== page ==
fingers malone
Jul 25 2016 11:24

"The fact is that outside of a lot of major cities, there isn’t a whole lot of extra-parliamentary direct action organising going on"

Ok this is true, why is it true? What are the problems in direct actions grassroots organising in smaller towns? There's a lot of poverty there.

The areas which do have solnets or IWGB branches and so on, what do they have in common? What are the demographic or structural factors that make these easier to set up?

S. Artesian
Jul 25 2016 12:09
jesuithitsquad wrote:
SA--

I don't want to speak for ed or jk, but I read this language as an attempt at meeting people where they are, and not as an argument of 'if only there were more people we could do that too.'

Like, while smash the state, kill the bosses and their politicians might be our goal, it doesn't make a great introductory slogan to people dipping their toes into radical politics, who might not share all of our critiques of the state and its politics as of yet. I read this section as an attempt to make a practical, here and now explanation as to why electoral politics are a waste of time, even if you're not with us theoretically yet.

Are you saying you don't think that approach is good practice?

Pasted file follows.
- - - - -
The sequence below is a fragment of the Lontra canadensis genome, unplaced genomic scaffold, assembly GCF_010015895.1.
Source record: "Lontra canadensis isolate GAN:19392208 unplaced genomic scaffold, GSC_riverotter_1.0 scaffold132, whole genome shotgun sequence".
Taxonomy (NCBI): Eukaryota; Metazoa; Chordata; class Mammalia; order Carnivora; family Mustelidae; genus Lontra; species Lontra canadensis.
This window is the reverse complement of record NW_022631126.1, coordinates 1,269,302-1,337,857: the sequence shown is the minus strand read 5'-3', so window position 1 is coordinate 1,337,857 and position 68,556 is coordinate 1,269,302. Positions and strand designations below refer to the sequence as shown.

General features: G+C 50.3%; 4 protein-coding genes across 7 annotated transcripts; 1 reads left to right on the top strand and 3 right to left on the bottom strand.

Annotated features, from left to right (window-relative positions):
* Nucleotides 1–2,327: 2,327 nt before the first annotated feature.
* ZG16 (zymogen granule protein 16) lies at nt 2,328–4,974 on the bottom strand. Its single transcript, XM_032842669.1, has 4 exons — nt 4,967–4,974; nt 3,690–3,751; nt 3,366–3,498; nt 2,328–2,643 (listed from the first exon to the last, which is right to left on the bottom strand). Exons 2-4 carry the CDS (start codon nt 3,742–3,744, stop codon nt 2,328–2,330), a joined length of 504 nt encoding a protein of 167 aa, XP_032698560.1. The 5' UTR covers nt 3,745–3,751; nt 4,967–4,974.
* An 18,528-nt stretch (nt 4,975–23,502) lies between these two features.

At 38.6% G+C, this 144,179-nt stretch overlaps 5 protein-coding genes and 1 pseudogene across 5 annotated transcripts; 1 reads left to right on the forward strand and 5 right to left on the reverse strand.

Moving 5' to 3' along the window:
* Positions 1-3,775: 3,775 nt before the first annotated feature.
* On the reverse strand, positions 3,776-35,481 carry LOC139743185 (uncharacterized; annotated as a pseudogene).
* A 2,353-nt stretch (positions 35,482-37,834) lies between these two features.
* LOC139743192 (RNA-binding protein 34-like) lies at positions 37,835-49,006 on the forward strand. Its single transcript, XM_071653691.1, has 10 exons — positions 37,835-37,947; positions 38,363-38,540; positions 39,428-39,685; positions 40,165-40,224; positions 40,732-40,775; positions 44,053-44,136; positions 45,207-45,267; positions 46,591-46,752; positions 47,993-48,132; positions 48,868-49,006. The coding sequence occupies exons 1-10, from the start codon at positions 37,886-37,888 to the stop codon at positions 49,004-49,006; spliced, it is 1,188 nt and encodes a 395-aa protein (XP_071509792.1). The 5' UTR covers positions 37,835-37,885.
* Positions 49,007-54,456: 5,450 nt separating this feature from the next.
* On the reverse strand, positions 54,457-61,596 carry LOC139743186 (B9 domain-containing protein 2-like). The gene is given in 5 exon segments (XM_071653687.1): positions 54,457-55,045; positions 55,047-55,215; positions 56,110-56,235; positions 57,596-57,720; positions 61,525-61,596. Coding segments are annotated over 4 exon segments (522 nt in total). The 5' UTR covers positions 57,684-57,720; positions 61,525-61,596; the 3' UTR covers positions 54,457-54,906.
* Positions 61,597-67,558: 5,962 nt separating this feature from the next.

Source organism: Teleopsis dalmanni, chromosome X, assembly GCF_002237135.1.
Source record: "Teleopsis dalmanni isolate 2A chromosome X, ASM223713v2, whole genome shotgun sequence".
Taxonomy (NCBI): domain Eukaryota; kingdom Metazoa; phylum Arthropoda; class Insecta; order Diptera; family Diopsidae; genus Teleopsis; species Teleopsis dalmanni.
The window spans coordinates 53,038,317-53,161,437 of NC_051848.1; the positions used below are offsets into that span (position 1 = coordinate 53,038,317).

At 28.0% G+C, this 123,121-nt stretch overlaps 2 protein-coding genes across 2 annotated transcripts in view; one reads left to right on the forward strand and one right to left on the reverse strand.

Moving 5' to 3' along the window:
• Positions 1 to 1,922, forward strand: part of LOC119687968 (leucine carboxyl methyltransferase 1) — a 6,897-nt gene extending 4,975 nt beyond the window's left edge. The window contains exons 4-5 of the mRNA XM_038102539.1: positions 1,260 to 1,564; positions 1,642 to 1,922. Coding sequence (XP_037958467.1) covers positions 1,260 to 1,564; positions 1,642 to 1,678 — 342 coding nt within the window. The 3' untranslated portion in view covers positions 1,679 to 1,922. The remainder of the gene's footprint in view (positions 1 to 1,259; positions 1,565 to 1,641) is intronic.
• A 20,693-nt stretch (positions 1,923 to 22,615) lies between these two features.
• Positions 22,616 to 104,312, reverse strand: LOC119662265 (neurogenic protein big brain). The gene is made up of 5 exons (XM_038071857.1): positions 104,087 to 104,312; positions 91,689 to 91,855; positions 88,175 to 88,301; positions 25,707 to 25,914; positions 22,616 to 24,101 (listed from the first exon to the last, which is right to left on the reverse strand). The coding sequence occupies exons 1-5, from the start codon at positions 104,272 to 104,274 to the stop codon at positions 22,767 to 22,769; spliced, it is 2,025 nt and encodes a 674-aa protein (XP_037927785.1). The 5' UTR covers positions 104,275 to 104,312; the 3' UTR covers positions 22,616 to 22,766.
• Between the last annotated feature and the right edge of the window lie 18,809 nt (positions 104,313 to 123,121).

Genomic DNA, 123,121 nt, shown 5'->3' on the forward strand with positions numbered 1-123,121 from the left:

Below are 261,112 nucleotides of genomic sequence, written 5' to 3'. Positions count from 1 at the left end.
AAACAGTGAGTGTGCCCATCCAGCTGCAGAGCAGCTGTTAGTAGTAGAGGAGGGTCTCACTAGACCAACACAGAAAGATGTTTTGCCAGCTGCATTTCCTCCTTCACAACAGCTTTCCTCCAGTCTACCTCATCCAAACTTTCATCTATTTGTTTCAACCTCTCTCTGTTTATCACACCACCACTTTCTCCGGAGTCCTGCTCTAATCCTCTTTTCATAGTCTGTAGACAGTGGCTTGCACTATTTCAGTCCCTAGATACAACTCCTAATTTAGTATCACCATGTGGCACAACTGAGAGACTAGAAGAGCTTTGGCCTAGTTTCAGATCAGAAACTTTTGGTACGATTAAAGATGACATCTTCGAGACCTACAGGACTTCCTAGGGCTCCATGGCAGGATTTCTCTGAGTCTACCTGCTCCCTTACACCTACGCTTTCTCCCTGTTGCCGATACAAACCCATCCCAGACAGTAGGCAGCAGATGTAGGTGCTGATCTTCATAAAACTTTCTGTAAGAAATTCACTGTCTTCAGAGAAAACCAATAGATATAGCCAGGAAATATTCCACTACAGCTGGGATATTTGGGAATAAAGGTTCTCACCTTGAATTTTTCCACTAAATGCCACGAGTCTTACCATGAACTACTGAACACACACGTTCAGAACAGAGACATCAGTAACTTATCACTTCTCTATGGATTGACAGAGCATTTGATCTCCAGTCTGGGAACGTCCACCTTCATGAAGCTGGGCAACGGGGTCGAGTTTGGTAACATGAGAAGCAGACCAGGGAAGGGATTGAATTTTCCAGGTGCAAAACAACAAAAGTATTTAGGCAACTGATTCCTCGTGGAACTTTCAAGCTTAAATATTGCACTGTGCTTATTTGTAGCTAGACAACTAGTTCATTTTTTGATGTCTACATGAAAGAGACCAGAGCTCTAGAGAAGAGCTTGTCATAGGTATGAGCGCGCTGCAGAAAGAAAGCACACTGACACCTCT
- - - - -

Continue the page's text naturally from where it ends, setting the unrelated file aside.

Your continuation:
I'm saying exactly what I said. The article is a bit fuzzy, don't you think, on exactly what the Labour Party is, why it is that way, and what the "goal" of a movement outside the Labour Party is: "pressure" the party? "capture" the party? get a good night's sleep?

The "practical here and now explanation as to why electoral politics are a waste of time" is not an explanation at all, and does not explain why electoral politics are a waste of time. That's the problem with the article, not that it doesn't demand "smash the state" etc etc etc. The article, in essence, advocates working outside electoral politics to make electoral politics, and the Labour Party, more effective.

fingers malone
Jul 25 2016 12:14

I don't think they mean that, I think they are trying to say that we need to work outside electoral politics, whether or not you think electoral politics are worthwhile or not.

S. Artesian
Jul 25 2016 14:45

Fingers,

I don't think they mean that either, but it's the lack of clarity, the ambiguity, that leaves the issue unresolved. I think the attempt is an attempt to use language that doesn't "alienate" "offend" or whatever, and in that process however, the authors lose sight of the need to challenge the institutional legitimacy of the Labour Party; the legitimacy of the organs of ruling class domination, and then wind up with a sort non-ngo service organization type appeal, as if somehow some sort of Geist suffices to build the movement that is able to(and required for) overthrow capital.

the button